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ARS Home » Southeast Area » Mississippi State, Mississippi » Crop Science Research Laboratory » Genetics and Sustainable Agriculture Research » Research » Publications at this Location » Publication #273386

Title: Land application of manure and class B biosolids: an occupational and public quantitative microbial risk assessment

item Brooks, John
item McLaughlin, Michael
item GERBA, CHARLES - University Of Arizona
item PEPPER, IAN - University Of Arizona

Submitted to: Journal of Environmental Quality
Publication Type: Peer Reviewed Journal
Publication Acceptance Date: 7/19/2012
Publication Date: 10/1/2012
Citation: Brooks, J.P., McLaughlin, M.R., Gerba, C.P., Pepper, I.L. 2012. Land application of manure and class B biosolids: an occupational and public quantitative microbial risk assessment. Journal of Environmental Quality. 41:2009-2023.

Interpretive Summary: Occupational exposures to bacterial, viral, or parasitic pathogens is a typical hazard associated with land application of wastes such as municipal biosolids or manure. Typically the regulations and recommendations for either of these are related to protecting the public and reducing nutrient runoff to surface water ways; rarely are pathogen regulations designed to protect the occupationally exposed. To assess this, occupational exposures were simulated during the land application of biosolids and manure involving scenarios ranging from accidental touching of fomites (e.g. truck door handle) to incidental soil ingestion. Risks were relatively high for occupational exposures due to minimal microbial decay following land application and prior to exposure, and exceeded the EPA recommended 1 in 10,000 chance of infection, which is normally reserved for public exposures. Exposures to fomites, in particular, were of greatest risk due to this. Public exposures are typically relegated to exposures following days to months of time between application and exposure and thus risks are typically low; however, risks to waste handlers occur immediately or within days of land application. Biosolids risks were limited to viral risks while manure was associated with bacterial risks. The treatment inherent to biosolids, reduces most bacterial and viral pathogens; however given the presence of even a few human infectious viruses, biosolids can still harbor large risks. Manure is typically not treated, in which case it can harbor large risks associated with the bacterial pathogens. Simple hygienic practices can reduce all risks associated with the occupationally exposed.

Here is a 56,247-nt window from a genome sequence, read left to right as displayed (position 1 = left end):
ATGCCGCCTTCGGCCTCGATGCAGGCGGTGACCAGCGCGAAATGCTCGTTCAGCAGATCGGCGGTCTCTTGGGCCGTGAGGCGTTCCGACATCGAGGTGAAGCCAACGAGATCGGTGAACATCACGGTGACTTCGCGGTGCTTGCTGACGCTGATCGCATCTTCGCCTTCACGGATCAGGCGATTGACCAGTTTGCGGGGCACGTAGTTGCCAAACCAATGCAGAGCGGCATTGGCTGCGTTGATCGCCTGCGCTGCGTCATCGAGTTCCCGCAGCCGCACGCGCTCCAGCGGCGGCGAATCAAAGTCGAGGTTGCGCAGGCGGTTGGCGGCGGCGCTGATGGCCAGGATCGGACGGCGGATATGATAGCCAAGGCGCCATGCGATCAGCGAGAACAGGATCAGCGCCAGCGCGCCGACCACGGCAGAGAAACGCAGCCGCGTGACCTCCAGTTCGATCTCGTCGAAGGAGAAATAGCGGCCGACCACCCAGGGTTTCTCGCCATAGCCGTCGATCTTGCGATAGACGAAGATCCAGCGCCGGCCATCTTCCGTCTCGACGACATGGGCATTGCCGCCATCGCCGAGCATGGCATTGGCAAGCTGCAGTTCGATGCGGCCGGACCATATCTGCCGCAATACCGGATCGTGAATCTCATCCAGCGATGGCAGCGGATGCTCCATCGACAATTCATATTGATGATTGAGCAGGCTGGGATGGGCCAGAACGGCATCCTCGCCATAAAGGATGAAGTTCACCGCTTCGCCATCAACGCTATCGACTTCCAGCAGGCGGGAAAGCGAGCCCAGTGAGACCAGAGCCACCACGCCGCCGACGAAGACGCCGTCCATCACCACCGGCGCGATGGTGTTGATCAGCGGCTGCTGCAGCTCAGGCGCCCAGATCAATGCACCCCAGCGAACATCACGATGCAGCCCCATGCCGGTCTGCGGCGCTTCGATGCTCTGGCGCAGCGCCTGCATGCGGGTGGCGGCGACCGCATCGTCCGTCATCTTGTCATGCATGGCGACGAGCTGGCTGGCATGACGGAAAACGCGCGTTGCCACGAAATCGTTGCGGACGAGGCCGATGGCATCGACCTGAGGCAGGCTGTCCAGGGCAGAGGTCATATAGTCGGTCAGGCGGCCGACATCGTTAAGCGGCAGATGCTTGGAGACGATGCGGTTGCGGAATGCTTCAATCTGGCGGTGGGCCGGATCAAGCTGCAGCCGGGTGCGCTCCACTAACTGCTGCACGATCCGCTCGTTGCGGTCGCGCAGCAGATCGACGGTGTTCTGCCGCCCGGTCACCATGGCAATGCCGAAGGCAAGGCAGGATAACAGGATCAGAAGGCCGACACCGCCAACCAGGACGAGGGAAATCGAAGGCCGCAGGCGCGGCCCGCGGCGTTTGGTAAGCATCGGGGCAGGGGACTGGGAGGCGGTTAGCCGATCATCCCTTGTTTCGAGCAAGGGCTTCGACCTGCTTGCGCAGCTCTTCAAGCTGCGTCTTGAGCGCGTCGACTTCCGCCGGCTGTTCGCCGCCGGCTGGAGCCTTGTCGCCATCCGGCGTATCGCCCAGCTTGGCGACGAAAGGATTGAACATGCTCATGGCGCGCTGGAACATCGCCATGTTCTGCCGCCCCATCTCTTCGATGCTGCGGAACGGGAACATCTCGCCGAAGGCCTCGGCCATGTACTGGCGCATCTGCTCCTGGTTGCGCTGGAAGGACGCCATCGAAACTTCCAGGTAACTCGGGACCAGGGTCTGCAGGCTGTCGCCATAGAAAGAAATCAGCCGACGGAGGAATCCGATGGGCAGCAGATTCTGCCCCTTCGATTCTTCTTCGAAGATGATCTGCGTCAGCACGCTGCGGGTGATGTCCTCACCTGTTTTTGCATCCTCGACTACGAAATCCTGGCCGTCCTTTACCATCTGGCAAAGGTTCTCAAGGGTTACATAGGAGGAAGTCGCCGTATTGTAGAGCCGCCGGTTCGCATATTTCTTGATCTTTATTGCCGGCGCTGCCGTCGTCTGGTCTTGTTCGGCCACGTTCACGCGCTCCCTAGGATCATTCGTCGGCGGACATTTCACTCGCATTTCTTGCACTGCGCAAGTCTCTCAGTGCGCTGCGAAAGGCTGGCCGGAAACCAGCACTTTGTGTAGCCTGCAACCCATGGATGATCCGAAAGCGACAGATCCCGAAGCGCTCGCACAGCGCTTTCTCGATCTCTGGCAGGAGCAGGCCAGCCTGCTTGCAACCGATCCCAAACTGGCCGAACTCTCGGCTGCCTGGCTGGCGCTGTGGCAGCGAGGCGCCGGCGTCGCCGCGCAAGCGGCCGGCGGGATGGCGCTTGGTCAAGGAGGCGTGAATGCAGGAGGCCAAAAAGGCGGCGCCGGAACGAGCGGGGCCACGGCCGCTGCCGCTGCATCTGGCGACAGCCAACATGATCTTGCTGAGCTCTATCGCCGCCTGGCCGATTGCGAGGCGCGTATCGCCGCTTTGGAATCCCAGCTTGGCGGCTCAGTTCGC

Technical Abstract: The land application of municipal Class B biosolids and manure has been a useful implement of these waste residuals. Lands receiving them have often become more fertile, nutritious, and tend to increase crop yields. Their application to non-food crop lands and adherence to rules and regulation timelines tends to shield the public from the microbial risks, but the residual handlers can be exposed to pathogens, without attenuation, resulting from the land application events. This study initiates the first comparison of pathogen risks between manure and municipal biosolids using quantitative microbial risk assessment approaches. This study simulated occupational exposures during working scenarios involving fomite, soil, and aerosol exposures. Overall, the daily risks were greatest from fomite exposures (~10-1), particularly from Campylobacter jejuni, adenovirus, and enteroviruses. All pathogen risks were decreased by microbial decay as demonstrated by simulations involving 1-120 days between fomite or soil contamination and exposure; decreases in risk were typically over six orders of magnitude. Occupational exposures were simulated to occur daily over a period of 255 days per year and therefore annual risks were greater than would be expected for indirect or public exposures. The use of simple hygienic personal protective equipment would serve to limit exposures and thus risk. Since rules and regulations set by the USEPA, USDA, and UKADAS were meant to protect public and future pathogen exposures, the occupationally exposed proved to be the most at risk since exposures typically occur when residual wastes are the most “fresh” and potent.